It is time for end of the year holidays. A group of young people diligently organizes to celebrate them: “la Purísima” (Immaculate Conception), Christmas and a New Year. They are Nicaraguan exiles in Costa Rica.
In a rush to crunch the numbers to achieve the miracle of multiplying bread and fish, they seek to give gifts and typical foods to other Nicaraguans who also find themselves in exile in this country. Maybe, “nacatamales”(corn dough stuffed with pork or chicken, wrapped in plantain leaves and steam-cooked), if there is enough budget.
More than a year has gone by since they left their homes unexpectedly, after their participation in the protests against the regime of Daniel Ortega and Rosario Murillo, and although their greatest desire is to return, they know it is not safe.
In the last 20 months, tens of thousands of Nicaraguans have seen themselves forced to go into exile, as a result of repression, persecution, operation clean-up or the economic crisis.
We are dealing with a large exile, for a country of only six million people, who in spite of the humanitarian emergency in which they find themselves, continue to organize abroad, and carry out support work with the national resistance.
The Editorial Board of Confidencial, selected as the people of 2019 these almost 100,000 Nicaraguans exiles, mainly based in Costa Rica where there are more than 80,000 requesting refuge. Thousands more are in Panama, Spain, United States, Mexico, Canada and other countries.
For some time Nicaraguan migrants have gone to Costa Rica for economic reasons, and now the neighboring country has been the main destination for those persecuted by the dictatorship. Since April of 2018 until the mid-November 2019, Costa Rican Immigration had registered 79,500 requests for refuge, although they estimate that only 20% meet the requirements to get this formal status.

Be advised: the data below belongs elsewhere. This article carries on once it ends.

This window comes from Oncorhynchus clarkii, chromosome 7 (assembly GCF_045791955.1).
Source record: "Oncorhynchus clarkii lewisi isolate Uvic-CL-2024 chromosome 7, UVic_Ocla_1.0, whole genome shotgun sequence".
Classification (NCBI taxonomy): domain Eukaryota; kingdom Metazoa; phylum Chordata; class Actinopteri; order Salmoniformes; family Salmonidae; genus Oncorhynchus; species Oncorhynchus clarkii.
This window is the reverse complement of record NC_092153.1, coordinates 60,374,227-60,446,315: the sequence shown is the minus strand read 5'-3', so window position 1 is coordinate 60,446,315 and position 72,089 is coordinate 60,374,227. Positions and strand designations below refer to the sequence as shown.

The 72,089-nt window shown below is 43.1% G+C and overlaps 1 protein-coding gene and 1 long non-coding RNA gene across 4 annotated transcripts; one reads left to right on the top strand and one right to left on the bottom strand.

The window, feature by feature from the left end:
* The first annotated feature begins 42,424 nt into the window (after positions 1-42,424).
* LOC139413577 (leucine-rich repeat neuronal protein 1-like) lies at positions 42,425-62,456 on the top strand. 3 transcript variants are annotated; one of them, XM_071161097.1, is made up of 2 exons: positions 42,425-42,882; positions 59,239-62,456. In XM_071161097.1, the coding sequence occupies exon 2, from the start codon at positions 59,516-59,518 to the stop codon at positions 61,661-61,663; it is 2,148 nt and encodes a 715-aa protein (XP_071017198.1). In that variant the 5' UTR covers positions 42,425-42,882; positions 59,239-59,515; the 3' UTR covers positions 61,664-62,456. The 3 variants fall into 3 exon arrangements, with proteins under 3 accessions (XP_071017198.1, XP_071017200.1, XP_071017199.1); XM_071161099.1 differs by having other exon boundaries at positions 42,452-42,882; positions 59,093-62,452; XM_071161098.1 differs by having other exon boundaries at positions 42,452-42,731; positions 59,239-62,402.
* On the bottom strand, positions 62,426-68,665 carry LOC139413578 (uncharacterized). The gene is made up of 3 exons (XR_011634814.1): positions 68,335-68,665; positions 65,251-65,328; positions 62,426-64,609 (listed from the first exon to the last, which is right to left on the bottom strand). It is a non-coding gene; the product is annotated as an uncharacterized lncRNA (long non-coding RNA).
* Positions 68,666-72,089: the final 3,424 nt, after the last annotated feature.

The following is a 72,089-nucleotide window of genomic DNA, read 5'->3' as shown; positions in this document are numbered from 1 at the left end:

Panama is the second country in which more Nicaraguan has sought refuge. According to UNHCR’s data more than 6,040 Nicaraguans have submitted asylum applications through October of 2019. In addition, another 3,740 Nicaraguans remain in Panama under other conditions, according to the balance of arrivals and departures in the canal country. To the north of the isthmus, in Guatemala, until June of 2019, there were 187 Nicaraguan refuge requests.
In Spain, another of the destinations of Nicaraguan migrants and exiles, the number of asylum applications grew by more than 360% between 2018 and 2019. In 2018, at least 1,368 submitted applications for refuge in Spain. The number of requests tripled in 2019, and until November of this year there were 5,483, for a total of 6,851.
In North America, there is also a growing number of applications. According to the Mexican Commission for Refuge Assistance, until September of 2019, about 1,722 Nicaraguans filed for refuge applications in Mexico.
Meanwhile, in the United States, there are two types of asylum: defensive and affirmative. The defensive is the one generally requested in immigration courts and the affirmative is for those who appear before the migration services offices. According to data from the Department of Homeland Security, in 2018, 35 Nicaraguans were granted defensive asylum and 32 received the affirmative asylum. That year, some 654 Nicaraguans requested asylum in immigration courts, according to the media outlet Voice of America (VOA). In 2019, according to statistics from the Department of Justice, 1,335 asylum claims were processed before immigration courts, of which 354 were granted.
Thus, taking into account the figures found in those countries between April 2018 and at the end of 2019, a total of 96,289 Nicaraguans applied for refuge or asylum status.
The demands from exile
Exiles demand their immigration status to be able to work, as well as emergency assistance programs in the countries where they reside. But unlike other past migratory waves, which were forced to leave because of the lack of economic opportunities, most of the new exiles have no plans to remain in other countries, but instead plan to return to their homeland when political change guarantees their personal safety and that of their families.
For this reason, the exiles demand in the first place, the disarming and dismantling of the paramilitaries and the return of international human rights organizations. They demand the end of the dictatorship to return to Nicaragua.
Meanwhile, almost one million Nicaraguans who have resided abroad for decades, and that represent a fundamental economic force for the survival of the country by sending family remittances, are demanding a significant electoral reforms and guarantees to be able to exercise their constitutional right to vote from abroad, to decide the future path of the country when free elections are held.